The Music: Death Cab for Cutie, Lambchop, Laura Veirs
The Drink: Coffee
The Weather: London Miserableness
The Mood: Perky (due to coffee not weather)

Essential Design Tools


.5mm pencil
plain white A4 paper
tracing paper
copies of font to be used for reference
set square
sticky tape


I’ll be engraving a copper plate, the print of which will be the size of a business card.
Measurements: 85mm x 55mm

Initially I drew a rough design that was 2:1 but from now on I will be working on a 1:1 scale as it is all too easy to draw a nice looking letter in a larger size only to render it illegible when reducing down to the actual size.

Here are two variations of my 2:1 design ideas (not final).

On a piece of white paper I have marked out a template of the business card. Then I marked out halfway points and a border.

I placed the tracing paper over this template stuck it down with tape so it doesn’t move about and now I can start laying out the letters on the tracing paper with the template as a guide underneath it. This way if I mess up I only have to re-draw the lettering on a new sheet of tracing paper and not the whole template.

Now I'm ready to get drawing.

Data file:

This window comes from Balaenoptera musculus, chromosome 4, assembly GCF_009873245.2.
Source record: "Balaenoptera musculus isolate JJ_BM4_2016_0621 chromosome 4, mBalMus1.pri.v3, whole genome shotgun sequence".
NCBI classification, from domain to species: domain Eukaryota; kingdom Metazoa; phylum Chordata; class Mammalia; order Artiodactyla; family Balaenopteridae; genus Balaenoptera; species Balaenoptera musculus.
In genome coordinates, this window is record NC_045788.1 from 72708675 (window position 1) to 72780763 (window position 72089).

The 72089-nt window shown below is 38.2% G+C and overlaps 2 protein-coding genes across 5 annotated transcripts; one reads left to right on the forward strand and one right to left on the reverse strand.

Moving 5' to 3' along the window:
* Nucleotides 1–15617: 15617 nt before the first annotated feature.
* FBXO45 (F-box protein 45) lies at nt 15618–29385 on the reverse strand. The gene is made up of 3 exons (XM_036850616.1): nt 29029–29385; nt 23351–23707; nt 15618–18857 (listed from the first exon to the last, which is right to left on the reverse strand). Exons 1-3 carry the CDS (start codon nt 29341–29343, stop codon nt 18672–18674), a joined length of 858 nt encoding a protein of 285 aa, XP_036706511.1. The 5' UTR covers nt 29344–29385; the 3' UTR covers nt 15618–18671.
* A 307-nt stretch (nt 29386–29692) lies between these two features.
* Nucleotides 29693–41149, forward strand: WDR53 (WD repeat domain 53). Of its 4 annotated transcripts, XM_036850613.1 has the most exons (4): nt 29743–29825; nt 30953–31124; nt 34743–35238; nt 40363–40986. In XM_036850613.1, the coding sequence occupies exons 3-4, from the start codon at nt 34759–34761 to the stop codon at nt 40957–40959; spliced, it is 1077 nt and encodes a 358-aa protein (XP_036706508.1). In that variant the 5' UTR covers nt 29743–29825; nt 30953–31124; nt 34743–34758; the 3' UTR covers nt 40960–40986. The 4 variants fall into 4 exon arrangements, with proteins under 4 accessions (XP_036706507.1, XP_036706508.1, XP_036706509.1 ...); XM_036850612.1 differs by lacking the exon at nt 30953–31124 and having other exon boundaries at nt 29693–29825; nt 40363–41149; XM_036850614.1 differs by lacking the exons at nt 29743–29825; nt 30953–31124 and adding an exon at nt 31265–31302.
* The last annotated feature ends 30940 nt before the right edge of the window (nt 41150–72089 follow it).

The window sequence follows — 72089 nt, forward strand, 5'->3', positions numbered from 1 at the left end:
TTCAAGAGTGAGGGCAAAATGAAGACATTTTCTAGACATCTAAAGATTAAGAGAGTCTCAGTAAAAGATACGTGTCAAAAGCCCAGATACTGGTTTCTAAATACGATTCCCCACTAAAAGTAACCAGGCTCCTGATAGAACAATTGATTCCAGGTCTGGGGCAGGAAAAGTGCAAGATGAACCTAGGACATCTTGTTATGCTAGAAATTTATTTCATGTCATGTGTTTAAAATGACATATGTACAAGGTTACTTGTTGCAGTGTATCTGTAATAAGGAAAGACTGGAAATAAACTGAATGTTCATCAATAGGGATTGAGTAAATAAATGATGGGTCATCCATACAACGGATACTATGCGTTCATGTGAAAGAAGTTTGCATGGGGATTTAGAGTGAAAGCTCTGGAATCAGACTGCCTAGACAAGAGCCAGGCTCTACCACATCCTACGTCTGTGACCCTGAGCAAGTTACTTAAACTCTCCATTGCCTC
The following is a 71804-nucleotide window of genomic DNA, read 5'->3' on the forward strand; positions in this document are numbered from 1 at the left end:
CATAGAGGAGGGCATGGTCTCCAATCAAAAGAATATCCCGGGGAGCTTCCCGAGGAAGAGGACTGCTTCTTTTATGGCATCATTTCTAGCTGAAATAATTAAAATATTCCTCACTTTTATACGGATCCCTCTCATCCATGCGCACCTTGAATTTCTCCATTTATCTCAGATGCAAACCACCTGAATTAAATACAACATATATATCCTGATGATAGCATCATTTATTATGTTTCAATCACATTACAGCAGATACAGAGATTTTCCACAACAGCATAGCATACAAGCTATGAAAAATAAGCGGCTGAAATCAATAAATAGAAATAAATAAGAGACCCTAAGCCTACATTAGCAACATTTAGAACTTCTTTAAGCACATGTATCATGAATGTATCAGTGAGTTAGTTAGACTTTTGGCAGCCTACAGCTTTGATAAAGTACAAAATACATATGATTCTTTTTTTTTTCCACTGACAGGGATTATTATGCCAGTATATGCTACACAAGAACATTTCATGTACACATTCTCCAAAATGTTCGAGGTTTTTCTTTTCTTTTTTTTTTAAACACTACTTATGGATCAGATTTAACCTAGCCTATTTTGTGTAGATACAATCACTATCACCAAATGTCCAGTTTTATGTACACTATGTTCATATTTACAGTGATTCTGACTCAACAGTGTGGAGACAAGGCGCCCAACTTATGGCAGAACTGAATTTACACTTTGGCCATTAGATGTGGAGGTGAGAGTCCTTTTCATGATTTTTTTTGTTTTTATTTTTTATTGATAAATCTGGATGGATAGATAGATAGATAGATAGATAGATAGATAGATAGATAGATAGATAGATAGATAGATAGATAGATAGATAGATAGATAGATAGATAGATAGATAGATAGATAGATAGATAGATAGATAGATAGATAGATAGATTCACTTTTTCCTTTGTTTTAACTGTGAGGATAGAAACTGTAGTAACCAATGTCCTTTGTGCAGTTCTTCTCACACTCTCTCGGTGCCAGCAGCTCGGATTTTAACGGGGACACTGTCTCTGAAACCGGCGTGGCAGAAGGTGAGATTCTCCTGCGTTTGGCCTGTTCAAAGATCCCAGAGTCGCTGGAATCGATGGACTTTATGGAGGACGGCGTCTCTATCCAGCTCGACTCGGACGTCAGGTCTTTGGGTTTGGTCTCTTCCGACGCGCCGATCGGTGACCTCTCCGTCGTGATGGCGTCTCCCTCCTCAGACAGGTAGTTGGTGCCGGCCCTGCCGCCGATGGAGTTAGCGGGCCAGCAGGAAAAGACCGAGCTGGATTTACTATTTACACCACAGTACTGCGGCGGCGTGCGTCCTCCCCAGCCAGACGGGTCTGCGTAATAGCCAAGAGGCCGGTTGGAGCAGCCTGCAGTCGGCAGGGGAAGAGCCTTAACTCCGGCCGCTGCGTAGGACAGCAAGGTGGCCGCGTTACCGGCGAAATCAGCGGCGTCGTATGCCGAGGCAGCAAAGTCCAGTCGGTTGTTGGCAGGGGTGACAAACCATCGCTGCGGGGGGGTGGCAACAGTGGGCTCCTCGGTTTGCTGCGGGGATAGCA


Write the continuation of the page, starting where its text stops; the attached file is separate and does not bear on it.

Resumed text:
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Old 10-05-2008, 12:47 PM
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Default Roman Lettering

The Subject: Roman Lettering
The Music: Film Soundtracks - Kill Bill, The Royal Tenenbaums, Romeo and Juliet (Baz Lurman version)
The Drink: Water - re-hydrating after all that Coffee
The Weather: A Dark and Stormy night
The Central Heating: ON

The basis of all Roman type is founded on this Trajan Column base. Its a classic!

Here is another Roman font very similar to the one above.

Marking out Roman Lettering

The following can be applied generally to all lettering
Count the number of letters to be engraved remembering to count spaces as well.
I am engraving R.C. Anthony, which equals 10 units. I don’t count full stops but just keep in mind that there needs to be a bit of extra space for them.

Divide the number in half = 5
So I need roughly 5 letters on each side of the halfway mark so that everything is centred. Its only a rough guess as 'I' takes up less space than 'O' for example.

Mark out the height
Mark a top and bottom line for the letter heights
I am using title case, so the Initials are slightly bigger than the other letters. Mark this line too.

One can read countless books and articles on lettering proportions. My best advice is to just look at lettering.


The next step is to practice drawing it. This is what engravers do anyway.
Observe, draw what you see, engrave. Lettering is no different, just perhaps a little less forgiving.

By doing this it somehow becomes embedded in the psyche after a time and then it becomes just as natural as drawing a scroll.